“You sure could.” Frank finished sweeping the floor, then grabbed a comb and some scissors. After pinning a bib in place, he started combing Joe’s hair. “Head up.”
Joe slowly lifted his head. Across the room a mirror held his reflection. He saw the imprint of the last few years. Sadness and guilt had left their mark in the lines around his eyes and the silver in his hair. He sat still for the next thirty minutes, his stomach clenched, his hands fisted, waiting for Frank to recognize him.
When it was over and he’d paid Frank for the haircut, he headed for the door. He’d just opened it when Frank said, “You come on back and see me anytime, Joe. You still have friends in this town.”
That welcome gave Joe the courage to walk down to Swain’s Mercantile, where he bought new clothes. Several old acquaintances smiled at him.
He made it back to the garage by 1:00 and worked for the rest of the day.
“That’s about the tenth time you’ve looked at that clock in the past half an hour,” Smitty said at 4:30. He was at the workbench, putting together a skateboard for his grandson’s birthday.
“I’ve . . . uh . . . got someplace to be,” Joe said.
Smitty reached for a wrench. “No kidding.”
Joe slammed the truck’s hood down. “I thought maybe I’d leave a couple of minutes early.”
“Wouldn’t hurt my feelings none.”
“Thanks.” Joe looked down at his hands; they were black with grease. He couldn’t see touching Meghann with these hands, though the grease under his fingernails certainly hadn’t bothered her in the past. It was one of the things he liked about her. The women he’d known in his previous life looked down on men like the one he’d become.
“Whatcha got going on—if you don’t mind me asking,” Smitty asked, moving toward him.
“A friend is coming over for dinner.”
“This friend drive a Porsche?”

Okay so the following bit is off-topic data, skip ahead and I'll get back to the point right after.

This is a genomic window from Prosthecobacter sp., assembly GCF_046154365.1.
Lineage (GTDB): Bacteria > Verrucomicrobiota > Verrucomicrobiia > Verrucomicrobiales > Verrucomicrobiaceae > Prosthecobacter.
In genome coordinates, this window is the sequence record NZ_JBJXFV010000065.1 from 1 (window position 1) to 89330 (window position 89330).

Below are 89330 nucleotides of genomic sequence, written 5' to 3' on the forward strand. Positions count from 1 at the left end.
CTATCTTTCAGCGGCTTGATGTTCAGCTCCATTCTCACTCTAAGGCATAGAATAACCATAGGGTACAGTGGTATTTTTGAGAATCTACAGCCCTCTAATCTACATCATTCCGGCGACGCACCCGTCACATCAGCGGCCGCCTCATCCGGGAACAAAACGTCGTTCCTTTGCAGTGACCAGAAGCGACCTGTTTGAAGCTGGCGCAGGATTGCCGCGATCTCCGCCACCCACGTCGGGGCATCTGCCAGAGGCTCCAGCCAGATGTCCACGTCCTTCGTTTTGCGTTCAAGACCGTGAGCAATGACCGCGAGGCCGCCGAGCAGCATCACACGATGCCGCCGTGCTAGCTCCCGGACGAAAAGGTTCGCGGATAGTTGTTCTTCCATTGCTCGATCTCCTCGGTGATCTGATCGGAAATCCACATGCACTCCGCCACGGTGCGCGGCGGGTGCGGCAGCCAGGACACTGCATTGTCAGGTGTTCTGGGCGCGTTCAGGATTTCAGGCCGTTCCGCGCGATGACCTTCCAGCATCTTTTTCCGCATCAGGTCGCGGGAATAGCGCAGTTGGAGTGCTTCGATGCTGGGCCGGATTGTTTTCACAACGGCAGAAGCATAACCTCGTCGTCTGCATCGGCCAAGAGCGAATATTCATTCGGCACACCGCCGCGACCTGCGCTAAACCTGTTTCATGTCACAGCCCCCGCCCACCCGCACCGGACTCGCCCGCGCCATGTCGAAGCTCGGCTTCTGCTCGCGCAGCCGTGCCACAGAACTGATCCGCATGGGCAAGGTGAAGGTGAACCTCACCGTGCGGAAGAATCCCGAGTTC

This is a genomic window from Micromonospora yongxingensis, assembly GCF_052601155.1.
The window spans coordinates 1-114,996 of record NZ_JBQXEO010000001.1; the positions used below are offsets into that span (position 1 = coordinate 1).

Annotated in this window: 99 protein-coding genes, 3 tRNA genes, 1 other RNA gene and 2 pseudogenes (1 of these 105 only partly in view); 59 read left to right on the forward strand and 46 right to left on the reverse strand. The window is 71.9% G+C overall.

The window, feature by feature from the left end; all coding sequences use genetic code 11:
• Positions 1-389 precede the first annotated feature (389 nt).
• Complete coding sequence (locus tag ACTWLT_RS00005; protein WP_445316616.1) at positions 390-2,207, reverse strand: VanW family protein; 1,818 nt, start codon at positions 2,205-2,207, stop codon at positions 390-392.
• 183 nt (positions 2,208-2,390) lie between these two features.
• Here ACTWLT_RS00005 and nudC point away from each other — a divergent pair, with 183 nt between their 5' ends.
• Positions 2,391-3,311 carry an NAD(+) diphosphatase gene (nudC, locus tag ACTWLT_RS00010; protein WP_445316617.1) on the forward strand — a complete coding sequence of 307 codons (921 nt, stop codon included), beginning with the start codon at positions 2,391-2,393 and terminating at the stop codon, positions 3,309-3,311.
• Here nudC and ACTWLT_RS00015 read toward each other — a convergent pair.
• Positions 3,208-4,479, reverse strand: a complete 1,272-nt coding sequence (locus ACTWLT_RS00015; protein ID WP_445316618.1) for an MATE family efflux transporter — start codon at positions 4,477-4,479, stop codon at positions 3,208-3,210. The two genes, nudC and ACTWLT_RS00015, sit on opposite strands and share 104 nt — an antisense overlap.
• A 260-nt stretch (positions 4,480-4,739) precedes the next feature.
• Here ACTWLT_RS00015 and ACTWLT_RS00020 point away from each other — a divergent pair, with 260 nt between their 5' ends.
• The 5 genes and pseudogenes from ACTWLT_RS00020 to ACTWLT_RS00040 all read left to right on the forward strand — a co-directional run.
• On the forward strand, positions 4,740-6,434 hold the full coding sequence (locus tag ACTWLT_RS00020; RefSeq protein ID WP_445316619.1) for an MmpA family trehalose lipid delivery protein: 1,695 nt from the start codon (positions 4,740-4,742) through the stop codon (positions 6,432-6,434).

Smitty smiled. “Maybe you want to borrow the barbecue. Cut a few flowers from Helga’s garden?”
“I didn’t know how to ask.”
“Hell, Joe, you just do. Open your mouth and say please. That’s part of being neighbors and coworkers.”
“Helga made a cheesecake last night. I’ll bet she has a few extra pieces.”
“My friend is bringing dessert.”
“Ah. Sort of a potluck, huh? That isn’t how we did it in my day. ’Course in my day, us men never cooked a thing.” He winked. “Not on the stove, anyway. Have a nice night, Joe.” Humming a jaunty tune, he headed back to the workbench.
Joe shoved the oily rag in his back pocket and left the shop. On his way to his cabin, he stopped by Smitty’s house, talked to Helga for a few minutes, and left carrying a small hibachi. He set up the barbecue on the front porch, filling the black hole with briquettes that he’d bought that morning at Swain’s.
Inside the house, he looked around, making a mental list of things to be done.
Oil, wrap, and stab the potatoes.
Shuck the corn.
Season the steaks.
Arrange the flowers in the water pitcher.
Set the table.
He looked at the clock.
She’d be there in ninety minutes.
He showered and shaved, then dressed in his new clothes and headed for the kitchen.
For the next hour, he moved from one chore to the next, until the potatoes were in the oven, the corn was on the stove, the flowers were on the table, and the candles were lit.
Finally, everything was ready. He poured himself a glass of red wine and went into the living room to wait for her.
He sat down on the sofa and stretched out his legs.
From her place on the mantel, Diana smiled down at him.
He felt a flash of guilt, as if he’d done something wrong. That was stupid; he wasn’t being unfaithful.
Still . . .